This week, the Federal Reserve dropped two bombshells—the news that from 2007 to 2010 household wealth dropped 39% to a level last seen in 1992 and the smaller but perhaps more fraught headline that median income fell 8% in those three years.
The fall of median family net worth to $77,300 from $126,400 is mostly a real estate phenomenon; homeowners certainly feel less wealthy and the statistic reminds Americans that happy days have yet to return.
But the slide in income reflects that fact that Americans remain financially pinched with less to spend, and reduced incomes have a depressing economic effect: When the policeman lessens the frequency of dentist visits, the dentist will buy fewer baseball tickets or have less wealth for his financial advisor to manage.
Politicians will doubtless spin the vanishing wealth in predictable ways. Conservatives will say the president’s policies have been calamitous; liberals will note the timeframe 2007 to 2010 includes the administration of the president’s predecessor, whose policies they hold responsible. The former generally want to see tax reduction, expanded trade and deregulation while the latter generally favor income redistribution and government programs targeted to middle-class and poor Americans.
But let’s try and put politics aside and examine principles that may help in evaluating proposed policy fixes. The debate in economics often comes down to whether to pursue efficiency or equity. Advocates of equity, or fairness, think the efficiency crowd is heartless, while those most focused on the efficient use of resources think their opponents are dimwits for not understanding that inefficiency shrinks the pie that is to be carved up and shared.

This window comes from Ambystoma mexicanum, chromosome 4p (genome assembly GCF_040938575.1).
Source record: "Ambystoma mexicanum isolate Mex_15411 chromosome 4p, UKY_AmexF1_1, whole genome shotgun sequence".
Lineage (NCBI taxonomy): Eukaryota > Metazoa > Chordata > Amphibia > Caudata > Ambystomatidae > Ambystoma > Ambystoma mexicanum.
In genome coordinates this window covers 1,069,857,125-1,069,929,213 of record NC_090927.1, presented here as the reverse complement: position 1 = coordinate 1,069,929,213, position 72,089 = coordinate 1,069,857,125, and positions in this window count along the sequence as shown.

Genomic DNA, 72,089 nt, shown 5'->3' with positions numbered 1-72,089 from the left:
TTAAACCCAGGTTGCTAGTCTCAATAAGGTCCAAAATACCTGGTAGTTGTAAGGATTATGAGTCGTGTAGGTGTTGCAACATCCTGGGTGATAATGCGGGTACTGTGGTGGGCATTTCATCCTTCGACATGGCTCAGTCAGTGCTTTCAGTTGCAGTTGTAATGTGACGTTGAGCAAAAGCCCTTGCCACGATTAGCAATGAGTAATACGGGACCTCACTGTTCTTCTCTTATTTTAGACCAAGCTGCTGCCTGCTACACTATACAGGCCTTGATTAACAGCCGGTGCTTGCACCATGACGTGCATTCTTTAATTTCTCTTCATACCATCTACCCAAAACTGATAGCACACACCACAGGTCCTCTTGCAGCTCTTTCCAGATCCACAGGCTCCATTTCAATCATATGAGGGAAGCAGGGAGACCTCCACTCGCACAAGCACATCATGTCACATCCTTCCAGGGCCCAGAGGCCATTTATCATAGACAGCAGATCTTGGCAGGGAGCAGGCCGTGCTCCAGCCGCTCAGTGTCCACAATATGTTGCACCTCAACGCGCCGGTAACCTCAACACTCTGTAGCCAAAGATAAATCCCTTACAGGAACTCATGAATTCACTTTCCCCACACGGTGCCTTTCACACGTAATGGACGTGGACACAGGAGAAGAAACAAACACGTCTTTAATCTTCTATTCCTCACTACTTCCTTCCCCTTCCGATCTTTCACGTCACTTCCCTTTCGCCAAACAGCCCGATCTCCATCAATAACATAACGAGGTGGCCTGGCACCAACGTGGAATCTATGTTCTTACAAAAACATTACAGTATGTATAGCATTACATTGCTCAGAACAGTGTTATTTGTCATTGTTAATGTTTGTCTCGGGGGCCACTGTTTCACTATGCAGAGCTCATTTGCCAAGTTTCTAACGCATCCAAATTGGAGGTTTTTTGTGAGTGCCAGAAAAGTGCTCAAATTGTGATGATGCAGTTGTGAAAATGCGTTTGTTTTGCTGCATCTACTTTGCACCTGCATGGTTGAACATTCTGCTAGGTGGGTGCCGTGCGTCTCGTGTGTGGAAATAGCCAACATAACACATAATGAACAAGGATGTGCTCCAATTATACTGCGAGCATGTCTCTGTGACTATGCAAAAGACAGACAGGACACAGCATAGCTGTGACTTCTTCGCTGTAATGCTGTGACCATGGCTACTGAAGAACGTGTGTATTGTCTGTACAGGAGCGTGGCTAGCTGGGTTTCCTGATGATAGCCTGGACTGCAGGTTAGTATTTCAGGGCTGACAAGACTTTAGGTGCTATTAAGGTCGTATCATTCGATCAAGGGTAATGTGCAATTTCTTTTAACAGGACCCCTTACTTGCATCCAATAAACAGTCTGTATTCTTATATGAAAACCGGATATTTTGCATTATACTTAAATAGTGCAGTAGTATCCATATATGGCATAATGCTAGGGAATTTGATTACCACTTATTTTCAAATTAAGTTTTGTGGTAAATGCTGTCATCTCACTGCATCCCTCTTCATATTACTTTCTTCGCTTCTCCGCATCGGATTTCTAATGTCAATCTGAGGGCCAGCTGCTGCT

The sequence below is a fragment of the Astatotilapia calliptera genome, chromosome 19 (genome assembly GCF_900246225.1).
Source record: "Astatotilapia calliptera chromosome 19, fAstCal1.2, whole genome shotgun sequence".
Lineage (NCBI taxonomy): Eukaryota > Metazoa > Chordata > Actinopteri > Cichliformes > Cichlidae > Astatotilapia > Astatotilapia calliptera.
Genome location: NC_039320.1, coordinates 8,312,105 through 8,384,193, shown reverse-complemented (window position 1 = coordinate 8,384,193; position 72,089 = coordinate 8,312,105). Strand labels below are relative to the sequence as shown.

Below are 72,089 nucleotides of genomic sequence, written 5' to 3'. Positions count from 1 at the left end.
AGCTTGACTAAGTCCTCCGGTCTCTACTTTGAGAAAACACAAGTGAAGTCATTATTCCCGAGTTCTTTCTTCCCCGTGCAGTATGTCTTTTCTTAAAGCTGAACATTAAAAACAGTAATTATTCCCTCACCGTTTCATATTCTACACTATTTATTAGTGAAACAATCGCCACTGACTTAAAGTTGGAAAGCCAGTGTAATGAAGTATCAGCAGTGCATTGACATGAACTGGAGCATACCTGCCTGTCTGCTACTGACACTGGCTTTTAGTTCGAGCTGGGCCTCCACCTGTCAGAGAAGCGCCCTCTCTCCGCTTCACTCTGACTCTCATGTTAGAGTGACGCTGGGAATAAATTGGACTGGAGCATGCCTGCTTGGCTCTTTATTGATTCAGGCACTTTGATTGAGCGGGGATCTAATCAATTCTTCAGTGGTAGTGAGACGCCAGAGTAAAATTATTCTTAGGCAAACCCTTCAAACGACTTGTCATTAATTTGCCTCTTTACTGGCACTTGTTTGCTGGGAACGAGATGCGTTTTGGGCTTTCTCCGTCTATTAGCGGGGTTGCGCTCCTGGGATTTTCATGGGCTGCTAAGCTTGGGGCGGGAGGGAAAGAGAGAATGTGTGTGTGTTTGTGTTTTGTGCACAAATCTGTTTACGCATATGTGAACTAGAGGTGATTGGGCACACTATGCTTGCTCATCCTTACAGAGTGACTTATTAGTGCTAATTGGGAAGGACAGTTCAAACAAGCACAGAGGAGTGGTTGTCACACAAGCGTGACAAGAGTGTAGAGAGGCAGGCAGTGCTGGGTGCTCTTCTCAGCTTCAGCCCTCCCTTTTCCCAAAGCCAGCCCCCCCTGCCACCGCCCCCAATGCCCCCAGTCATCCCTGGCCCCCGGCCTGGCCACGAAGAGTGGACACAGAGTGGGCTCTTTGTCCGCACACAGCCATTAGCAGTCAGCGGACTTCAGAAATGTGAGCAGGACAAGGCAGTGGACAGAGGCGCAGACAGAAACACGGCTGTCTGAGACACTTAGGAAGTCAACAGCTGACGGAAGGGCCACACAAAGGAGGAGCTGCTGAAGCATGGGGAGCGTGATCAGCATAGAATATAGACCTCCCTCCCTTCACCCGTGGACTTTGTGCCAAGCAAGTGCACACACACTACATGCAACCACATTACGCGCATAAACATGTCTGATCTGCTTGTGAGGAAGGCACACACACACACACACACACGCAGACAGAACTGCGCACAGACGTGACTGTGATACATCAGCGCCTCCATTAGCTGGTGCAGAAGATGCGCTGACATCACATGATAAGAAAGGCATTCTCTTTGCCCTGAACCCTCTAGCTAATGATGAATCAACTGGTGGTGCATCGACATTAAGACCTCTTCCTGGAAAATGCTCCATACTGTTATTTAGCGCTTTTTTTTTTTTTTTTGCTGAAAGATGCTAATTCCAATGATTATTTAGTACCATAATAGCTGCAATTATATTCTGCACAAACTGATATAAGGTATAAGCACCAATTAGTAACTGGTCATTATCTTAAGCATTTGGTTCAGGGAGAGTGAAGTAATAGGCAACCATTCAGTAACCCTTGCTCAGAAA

The fact is that both sides are correct, and the art of economic policy is understanding which to emphasize at different historical moments. To give some extreme examples, I recall a friend in college arguing in favor of the death penalty—not because someone who has taken a life deserves to lose his own and not because he felt it had a deterrent effect, but because it was “inefficient” to spend so much in tax dollars on the maintenance of criminals.
I have little as little sympathy for criminals as most people do, but I suspect most people will agree with me that decisions over life and death should be made on the basis of principles of justice rather than economic efficiency grounds.
Another college-era story (that was a long time ago!) illustrates the trouble with misdirected compassion.
So here’s the key to the art of policymaking: the central element in economic decisions should be human relationships. In an extreme efficiency environment, the economically powerful will exploit the economically vulnerable. Think orphans working at looms all day, with a little bit of gruel to eat.
In an extreme equity environment, the wealth of productive members of society is confiscated. Think farmers hording their crops, and not growing any more, while the peasants starve.
Again, eschewing politics, but looking at the human dimension of American’s sliding income, it seems clear to me that the single greatest problem today is the persistently high unemployment rate, which hovered at 8.2% in the most recent employment report. The unemployed are losing income, independence and a sense of self-worth, and adding pressure to strained government and family budgets.
The party or politician that can, through efficiency or equity, convince Americans there is a path to alleviating this grave social ill, will likely prevail in November’s elections. But it is entirely possible that neither presidential candidate will make that case persuasively and the election will be decided on other issues. And that would indeed be an indictment of economics, the dismal science, when creative thinking in this field is needed more than ever.